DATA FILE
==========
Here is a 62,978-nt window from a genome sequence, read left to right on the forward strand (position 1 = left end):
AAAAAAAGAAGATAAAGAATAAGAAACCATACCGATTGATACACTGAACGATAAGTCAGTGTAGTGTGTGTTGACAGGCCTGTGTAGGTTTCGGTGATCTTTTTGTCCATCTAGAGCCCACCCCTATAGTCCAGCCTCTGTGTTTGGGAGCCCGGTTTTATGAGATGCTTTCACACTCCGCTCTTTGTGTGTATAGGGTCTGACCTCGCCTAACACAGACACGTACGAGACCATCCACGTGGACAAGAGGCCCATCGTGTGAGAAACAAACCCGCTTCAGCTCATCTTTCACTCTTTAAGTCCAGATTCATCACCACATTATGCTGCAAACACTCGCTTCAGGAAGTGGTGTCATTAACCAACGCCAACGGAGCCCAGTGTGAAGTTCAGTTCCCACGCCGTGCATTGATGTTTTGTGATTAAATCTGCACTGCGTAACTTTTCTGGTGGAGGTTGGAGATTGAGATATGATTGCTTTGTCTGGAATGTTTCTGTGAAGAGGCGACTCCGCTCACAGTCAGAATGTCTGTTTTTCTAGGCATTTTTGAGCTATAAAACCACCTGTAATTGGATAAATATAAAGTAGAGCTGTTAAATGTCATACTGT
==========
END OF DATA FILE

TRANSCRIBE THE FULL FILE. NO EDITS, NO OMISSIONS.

Here is a 62,978-nt window from a genome sequence, read left to right on the forward strand (position 1 = left end):
AAAAAAAGAAGATAAAGAATAAGAAACCATACCGATTGATACACTGAACGATAAGTCAGTGTAGTGTGTGTTGACAGGCCTGTGTAGGTTTCGGTGATCTTTTTGTCCATCTAGAGCCCACCCCTATAGTCCAGCCTCTGTGTTTGGGAGCCCGGTTTTATGAGATGCTTTCACACTCCGCTCTTTGTGTGTATAGGGTCTGACCTCGCCTAACACAGACACGTACGAGACCATCCACGTGGACAAGAGGCCCATCGTGTGAGAAACAAACCCGCTTCAGCTCATCTTTCACTCTTTAAGTCCAGATTCATCACCACATTATGCTGCAAACACTCGCTTCAGGAAGTGGTGTCATTAACCAACGCCAACGGAGCCCAGTGTGAAGTTCAGTTCCCACGCCGTGCATTGATGTTTTGTGATTAAATCTGCACTGCGTAACTTTTCTGGTGGAGGTTGGAGATTGAGATATGATTGCTTTGTCTGGAATGTTTCTGTGAAGAGGCGACTCCGCTCACAGTCAGAATGTCTGTTTTTCTAGGCATTTTTGAGCTATAAAACCACCTGTAATTGGATAAATATAAAGTAGAGCTGTTAAATGTCATACTGT